If you read a book with your laptop thrumming at the other side of the room, it can feel like trying to read with a heavy metal band shrieking in front of you. To read, you need to slow down. You need mental silence except for the words. That's getting harder to find.
No, don't misunderstand me. I adore the web, and they will have to wrench my Twitter feed from my cold dead hands. This isn't going to turn into an antedeluvian rant against the glories of our wired world. But there's a reason why that word -- 'wired' -- means both 'connected to the internet' and 'high, frantic, unable to concentrate.'
So in the age of the internet, physical paper books are a technology we need more, not less...
A book has a different relationship to time than a TV show or a Facebook update. It says that something was worth taking from the endless torrent of data and laying down on an object that will still look the same a hundred years from now. The French writer Jean-Phillipe De Tonnac says "the true function of books is to safeguard the things that forgetfulness constantly threatens to destroy." It's precisely because it is not immediate -- because it doesn't know what happened five minutes ago in Kazakhstan, or in Charlie Sheen's apartment -- that the book matters.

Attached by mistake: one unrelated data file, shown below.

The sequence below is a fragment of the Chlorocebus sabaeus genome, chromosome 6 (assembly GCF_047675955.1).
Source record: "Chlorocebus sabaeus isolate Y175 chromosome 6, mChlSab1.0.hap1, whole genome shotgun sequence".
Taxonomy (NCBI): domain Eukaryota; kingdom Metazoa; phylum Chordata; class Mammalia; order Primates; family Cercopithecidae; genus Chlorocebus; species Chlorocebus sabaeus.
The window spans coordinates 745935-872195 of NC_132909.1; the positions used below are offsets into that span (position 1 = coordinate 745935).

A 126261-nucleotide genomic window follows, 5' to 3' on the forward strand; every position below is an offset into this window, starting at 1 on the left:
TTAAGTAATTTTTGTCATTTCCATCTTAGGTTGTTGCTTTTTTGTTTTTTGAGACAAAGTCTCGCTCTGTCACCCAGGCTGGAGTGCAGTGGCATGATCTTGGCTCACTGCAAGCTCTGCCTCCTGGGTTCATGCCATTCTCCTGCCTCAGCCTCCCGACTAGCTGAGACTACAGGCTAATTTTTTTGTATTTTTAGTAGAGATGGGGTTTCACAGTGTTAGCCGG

That's why we need books, and why I believe they will survive. Because most humans have a desire to engage in deep thought and deep concentration. Those muscles are necessary for deep feeling and deep engagement. Most humans don't just want mental snacks forever; they also want meals. The twenty hours it takes to read a book require a sustained concentration it's hard to get anywhere else. Sure, you can do that with a DVD boxset too -- but your relationship to TV will always ultimately be that of a passive spectator. With any book, you are the co-creator, imagining it as you go. As Kurt Vonnegut put it, literature is the only art form in which the audience plays the score.
I could quote the whole thing, but do take the time to read it. He makes some very good points. There's a reason I don't have a smartphone and Internet at home...